As Superstore gears up for its 13th birthday celebrations, the clubs that once bookended it are now consigned to memory, leaving the club as the final pillar that stands of a once thriving, electric club venue scene. Its durability, within a rapidly gentrifying Hackney, is testament to the community of queer party-goers that it has built. So what’s the secret to the Superstore’s survival, and what is its enduring draw?
“Before I moved to London, I used to look at the website of Superstore,” says Emma Kroeger, aka Milk Shandy, the head of bookings who curates the parties and music at the venue, who originally moved to London from Perth, Australia. They continue: “I always felt that there was something lacking in my experience of queer nightlife, and to me Superstore was kind of the mecca of the queer nightlife scene that I wanted to experience.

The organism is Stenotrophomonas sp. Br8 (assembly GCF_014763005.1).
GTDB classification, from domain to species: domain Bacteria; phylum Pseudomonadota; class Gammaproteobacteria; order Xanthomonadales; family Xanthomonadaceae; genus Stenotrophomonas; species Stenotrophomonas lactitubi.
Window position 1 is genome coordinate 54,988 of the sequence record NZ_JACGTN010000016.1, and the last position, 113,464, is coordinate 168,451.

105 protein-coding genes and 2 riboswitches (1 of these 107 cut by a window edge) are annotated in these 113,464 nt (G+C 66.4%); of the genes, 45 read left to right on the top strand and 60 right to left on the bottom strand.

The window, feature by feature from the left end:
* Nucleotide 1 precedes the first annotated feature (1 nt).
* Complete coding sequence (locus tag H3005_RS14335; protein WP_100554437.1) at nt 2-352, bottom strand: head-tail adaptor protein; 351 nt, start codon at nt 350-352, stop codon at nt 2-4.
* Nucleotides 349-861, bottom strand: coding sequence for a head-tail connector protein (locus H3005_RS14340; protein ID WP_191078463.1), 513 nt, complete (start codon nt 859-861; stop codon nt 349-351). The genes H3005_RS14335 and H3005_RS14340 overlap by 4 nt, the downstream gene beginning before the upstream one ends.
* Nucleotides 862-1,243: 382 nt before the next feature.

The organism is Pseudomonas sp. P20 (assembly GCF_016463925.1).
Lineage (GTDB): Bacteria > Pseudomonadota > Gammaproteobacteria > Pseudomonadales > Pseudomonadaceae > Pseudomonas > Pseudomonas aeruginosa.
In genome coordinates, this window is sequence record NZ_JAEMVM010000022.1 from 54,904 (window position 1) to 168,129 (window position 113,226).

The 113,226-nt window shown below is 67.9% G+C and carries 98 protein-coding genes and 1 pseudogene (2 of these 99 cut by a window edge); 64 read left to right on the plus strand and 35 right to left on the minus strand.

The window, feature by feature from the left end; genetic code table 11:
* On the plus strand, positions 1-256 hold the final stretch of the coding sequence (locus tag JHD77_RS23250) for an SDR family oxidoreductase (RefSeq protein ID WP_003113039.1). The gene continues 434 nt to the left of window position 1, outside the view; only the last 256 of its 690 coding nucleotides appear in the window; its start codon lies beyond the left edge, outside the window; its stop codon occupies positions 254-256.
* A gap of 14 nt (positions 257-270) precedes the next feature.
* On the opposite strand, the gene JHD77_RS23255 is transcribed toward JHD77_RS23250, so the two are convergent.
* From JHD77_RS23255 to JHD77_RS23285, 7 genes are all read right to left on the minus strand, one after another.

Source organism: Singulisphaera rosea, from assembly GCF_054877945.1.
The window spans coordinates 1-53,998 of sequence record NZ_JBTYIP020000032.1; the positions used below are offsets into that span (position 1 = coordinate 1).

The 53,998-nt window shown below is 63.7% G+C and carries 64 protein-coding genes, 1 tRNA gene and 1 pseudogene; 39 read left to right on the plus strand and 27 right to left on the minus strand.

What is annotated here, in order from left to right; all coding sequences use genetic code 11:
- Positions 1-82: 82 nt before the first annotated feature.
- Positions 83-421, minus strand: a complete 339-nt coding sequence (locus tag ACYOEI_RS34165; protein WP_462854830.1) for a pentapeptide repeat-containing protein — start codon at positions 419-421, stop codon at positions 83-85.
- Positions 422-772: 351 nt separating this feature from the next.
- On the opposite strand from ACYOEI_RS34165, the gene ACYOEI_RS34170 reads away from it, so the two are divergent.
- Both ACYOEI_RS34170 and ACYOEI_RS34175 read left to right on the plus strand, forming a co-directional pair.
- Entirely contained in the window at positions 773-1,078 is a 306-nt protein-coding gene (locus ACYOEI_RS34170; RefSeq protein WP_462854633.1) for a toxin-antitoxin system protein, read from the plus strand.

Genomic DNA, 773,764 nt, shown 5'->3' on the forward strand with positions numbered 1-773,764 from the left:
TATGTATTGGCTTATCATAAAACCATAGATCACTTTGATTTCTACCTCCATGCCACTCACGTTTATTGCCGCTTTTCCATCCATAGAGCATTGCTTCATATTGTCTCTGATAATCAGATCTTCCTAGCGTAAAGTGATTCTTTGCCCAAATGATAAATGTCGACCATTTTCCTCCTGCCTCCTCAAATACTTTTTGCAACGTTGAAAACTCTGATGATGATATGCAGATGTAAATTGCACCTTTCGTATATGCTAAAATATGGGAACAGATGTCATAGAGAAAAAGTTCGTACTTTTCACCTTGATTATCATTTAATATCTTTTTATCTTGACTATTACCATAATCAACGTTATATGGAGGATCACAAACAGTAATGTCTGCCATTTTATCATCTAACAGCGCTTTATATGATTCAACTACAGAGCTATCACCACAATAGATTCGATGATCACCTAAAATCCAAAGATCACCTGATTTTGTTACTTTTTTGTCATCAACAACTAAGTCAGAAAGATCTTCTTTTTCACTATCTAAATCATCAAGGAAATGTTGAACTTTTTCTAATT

“The sorts of gay bars and clubs I had been to very much catered to cis, white gay men. Superstore was a venue that was truly about catering to every sort of microcosm within the queer scene.”
Diversity is clear not just in the crowds who flock to the club, but also within the programming of the nights and the music policy. Parties include the every-Wednesday Transvisions party, a trans-led night, Them Fatale, a non-binary and gender non-conforming night and Jungle Kitty, which is catered to be a safe space for the QPOC (queer people of colour) community.
“I know a lot of people, particularly trans and non-binary people who say that they feel safe in this space in a way that they hadn’t in more traditionally gay spaces,” says Max Beecher, one of Dalston Superstore’s duty managers. “It is something that is really special and is an important place for people.”